What is the difference between a saint, tsadik, and a saint all wrapped up in furs, a tsadik in pelts?
On a cold winters day, when everyone else is freezing in beis medresh, the chapel and house of study, in walks the tsadik in his fur coat;he is warm and comfortable, because he is all wrapped up. He can begin to pray and study. But everyone else is still freezing cold.
On that same cold day, when everyone is freezing, in walks a real saint. He turns on the furnace, and now, everybody , including himself is warm, and all can begin to worship and study.
Thus it is with the hypocrite who publicly wraps himself in his virtues, said the Rebbe. The biggest tallit, the largest sukkah, the loudest voice at worship---he lets everyone know how good and righteous he is, and he warms his own soul, but no one else's.
The true tsadik needs no trappings. Instead, he does his good deeds, lends a hand, opens his purse, gives a good word--in short he warms everyone's soul, as well as his own.
It is at this time of the year,our Yamim Noraim, as we come before God to make a clean slate, of our past and to look to a better year as Jews and as decent human beings, that we wish to see ourselves as tsadikim, as righteous. We come to the synagogue with our personal baggage of worries and troubles, we examine ourselves, we pray for ourselves. We are introspective and, by the close of the day, as the shofar is sounded at Neilah, we have some sense of spiritual uplift, of having cleaned our souls. We can go out with a warm glow that will hold us in good stead until the next Rosh Hashanah rolls around.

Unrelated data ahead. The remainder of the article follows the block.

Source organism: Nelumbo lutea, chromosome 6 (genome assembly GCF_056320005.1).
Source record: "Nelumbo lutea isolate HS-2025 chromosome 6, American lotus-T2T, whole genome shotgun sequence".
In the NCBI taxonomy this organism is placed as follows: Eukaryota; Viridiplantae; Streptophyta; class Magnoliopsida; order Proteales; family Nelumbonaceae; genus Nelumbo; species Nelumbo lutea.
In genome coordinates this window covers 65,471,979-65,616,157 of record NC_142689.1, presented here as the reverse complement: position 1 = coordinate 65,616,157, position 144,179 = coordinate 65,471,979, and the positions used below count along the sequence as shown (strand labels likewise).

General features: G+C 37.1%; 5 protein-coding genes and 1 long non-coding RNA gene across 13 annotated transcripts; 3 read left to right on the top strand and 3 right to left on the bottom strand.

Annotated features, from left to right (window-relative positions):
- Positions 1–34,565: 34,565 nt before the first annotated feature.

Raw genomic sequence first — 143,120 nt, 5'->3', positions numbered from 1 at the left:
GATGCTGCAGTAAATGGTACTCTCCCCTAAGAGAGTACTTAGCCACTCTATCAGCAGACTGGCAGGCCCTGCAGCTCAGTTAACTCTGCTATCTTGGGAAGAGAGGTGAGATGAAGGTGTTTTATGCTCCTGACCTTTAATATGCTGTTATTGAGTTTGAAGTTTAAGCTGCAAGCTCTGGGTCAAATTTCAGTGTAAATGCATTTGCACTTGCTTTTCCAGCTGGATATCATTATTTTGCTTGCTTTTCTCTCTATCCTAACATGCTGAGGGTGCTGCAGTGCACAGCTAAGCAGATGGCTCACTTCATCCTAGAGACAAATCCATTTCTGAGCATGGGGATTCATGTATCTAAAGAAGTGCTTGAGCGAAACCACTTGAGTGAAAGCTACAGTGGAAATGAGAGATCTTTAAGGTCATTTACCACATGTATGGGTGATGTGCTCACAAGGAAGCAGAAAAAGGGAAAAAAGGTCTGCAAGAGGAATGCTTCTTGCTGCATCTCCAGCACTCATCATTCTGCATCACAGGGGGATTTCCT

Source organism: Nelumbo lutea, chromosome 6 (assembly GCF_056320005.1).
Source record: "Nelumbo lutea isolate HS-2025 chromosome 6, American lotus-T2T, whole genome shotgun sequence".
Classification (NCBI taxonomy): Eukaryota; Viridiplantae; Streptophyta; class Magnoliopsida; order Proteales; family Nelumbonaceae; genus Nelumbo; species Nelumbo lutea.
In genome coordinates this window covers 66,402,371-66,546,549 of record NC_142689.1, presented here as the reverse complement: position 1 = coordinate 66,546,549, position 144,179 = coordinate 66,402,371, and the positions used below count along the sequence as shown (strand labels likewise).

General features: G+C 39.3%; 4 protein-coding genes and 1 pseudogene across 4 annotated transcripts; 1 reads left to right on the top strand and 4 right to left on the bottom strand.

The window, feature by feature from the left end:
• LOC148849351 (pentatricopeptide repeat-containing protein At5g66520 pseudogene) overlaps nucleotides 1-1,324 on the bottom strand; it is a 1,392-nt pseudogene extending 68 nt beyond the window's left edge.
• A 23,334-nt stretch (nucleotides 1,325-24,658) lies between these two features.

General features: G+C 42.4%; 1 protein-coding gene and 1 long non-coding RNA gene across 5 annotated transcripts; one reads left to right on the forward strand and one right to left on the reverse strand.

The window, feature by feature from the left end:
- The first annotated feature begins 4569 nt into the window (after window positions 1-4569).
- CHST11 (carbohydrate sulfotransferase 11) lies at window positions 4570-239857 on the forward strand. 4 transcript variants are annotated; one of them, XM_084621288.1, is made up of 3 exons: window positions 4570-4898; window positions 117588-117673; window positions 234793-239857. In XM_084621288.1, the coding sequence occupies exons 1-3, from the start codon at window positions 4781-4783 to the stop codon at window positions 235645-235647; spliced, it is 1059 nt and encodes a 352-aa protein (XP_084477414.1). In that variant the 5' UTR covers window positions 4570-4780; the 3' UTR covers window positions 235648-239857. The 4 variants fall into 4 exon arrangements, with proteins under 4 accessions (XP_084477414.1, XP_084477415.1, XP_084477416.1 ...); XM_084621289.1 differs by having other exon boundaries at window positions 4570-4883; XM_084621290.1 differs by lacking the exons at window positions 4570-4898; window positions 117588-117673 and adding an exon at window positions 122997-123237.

But in so doing, we remain, a tsadik in pelts, in we remain a saint wrapped up in our own self-goodness, and we thereby have done nothing to fulfill our obligations to those around us. We are far from truly being righteous.
There is nothing new in this idea. 25 centuries ago, the prophet Isaiah observed the same problem. We will read of it in the Haftarah for Yom Kippur morning. His people come to him with the complaint--"We are such good Jew's, they exclaim--see how we are fasting, tormenting ourselves, we are dressed in sackcloth as a sign of our piety.
So why is it, prophet, that God doesn't answer us? Why is everything so bad for us?
To this he replies, "Do you think: this is God's idea of a fast? Rather loosen the bonds of injustice, let the oppressed go free, feed the hungry, house the homeless, clothe the naked. . . Then shall your light shine in the darkness and your gloom shall be as the noon-day'